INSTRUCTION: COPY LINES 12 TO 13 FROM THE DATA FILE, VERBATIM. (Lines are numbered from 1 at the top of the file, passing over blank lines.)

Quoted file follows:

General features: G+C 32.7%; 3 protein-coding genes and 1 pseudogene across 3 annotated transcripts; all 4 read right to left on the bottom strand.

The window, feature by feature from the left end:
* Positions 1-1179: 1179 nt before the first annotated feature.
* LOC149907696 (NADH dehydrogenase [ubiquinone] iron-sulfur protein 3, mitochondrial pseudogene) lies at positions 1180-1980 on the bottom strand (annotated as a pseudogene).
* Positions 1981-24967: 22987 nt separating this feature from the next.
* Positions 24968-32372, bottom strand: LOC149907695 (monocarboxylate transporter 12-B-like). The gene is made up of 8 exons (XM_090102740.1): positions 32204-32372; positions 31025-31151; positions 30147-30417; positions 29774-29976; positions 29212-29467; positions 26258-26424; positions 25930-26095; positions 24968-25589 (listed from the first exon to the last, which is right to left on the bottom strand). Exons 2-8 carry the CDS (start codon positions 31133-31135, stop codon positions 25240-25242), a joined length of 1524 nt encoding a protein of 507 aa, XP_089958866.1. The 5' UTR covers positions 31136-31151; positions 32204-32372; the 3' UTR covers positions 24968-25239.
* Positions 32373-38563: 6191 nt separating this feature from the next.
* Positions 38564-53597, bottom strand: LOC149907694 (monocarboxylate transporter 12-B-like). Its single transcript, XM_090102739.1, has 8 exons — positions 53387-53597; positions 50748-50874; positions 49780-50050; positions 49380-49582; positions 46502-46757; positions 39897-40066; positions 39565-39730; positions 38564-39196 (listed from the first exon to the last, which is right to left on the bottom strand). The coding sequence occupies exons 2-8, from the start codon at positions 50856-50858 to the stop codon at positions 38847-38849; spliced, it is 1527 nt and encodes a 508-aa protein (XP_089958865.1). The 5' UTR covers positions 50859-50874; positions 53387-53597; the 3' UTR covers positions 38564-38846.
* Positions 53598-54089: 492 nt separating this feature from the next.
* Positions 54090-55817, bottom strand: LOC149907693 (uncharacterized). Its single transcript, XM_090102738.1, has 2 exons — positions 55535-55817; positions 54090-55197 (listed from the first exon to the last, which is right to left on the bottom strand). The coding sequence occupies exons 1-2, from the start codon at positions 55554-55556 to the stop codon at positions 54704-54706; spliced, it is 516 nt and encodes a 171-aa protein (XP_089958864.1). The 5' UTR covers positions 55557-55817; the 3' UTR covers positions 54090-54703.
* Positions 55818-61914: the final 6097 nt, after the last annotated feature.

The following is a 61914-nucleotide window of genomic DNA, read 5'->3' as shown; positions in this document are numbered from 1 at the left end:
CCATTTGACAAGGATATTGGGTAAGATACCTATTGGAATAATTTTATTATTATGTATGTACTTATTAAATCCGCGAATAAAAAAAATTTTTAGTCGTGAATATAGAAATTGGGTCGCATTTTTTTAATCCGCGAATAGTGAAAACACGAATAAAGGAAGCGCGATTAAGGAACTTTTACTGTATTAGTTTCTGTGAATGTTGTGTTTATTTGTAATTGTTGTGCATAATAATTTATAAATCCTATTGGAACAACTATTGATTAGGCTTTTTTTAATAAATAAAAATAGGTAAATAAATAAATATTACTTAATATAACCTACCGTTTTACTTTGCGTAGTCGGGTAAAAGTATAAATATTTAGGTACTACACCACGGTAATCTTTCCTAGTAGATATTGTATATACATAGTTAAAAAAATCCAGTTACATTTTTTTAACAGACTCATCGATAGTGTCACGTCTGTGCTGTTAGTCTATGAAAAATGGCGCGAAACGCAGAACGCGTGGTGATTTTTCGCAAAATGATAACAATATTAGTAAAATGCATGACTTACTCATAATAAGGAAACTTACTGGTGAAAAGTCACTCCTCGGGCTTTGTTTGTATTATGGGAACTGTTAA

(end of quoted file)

The following is a 61914-nucleotide window of genomic DNA, read 5'->3' as shown; positions in this document are numbered from 1 at the left end:
CCATTTGACAAGGATATTGGGTAAGATACCTATTGGAATAATTTTATTATTATGTATGTACTTATTAAATCCGCGAATAAAAAAAATTTTTAGTCGTGAATATAGAAATTGGGTCGCATTTTTTTAATCCGCGAATAGTGAAAACACGAATAAAGGAAGCGCGATTAAGGAACTTTTACTGTATTAGTTTCTGTGAATGTTGTGTTTATTTGTAATTGTTGTGCATAATAATTTATAAATCCTATTGGAACAACTATTGATTAGGCTTTTTTTAATAAATAAAAATAGGTAAATAAATAAATATTACTTAATATAACCTACCGTTTTACTTTGCGTAGTCGGGTAAAAGTATAAATATTTAGGTACTACACCACGGTAATCTTTCCTAGTAGATATTGTATATACATAGTTAAAAAAATCCAGTTACATTTTTTTAACAGACTCATCGATAGTGTCACGTCTGTGCTGTTAGTCTATGAAAAATGGCGCGAAACGCAGAACGCGTGGTGATTTTTCGCAAAATGATAACAATATTAGTAAAATGCATGACTTACTCATAATAAGGAAACTTACTGGTGAAAAGTCACTCCTCGGGCTTTGTTTGTATTATGGGAACTGTTAA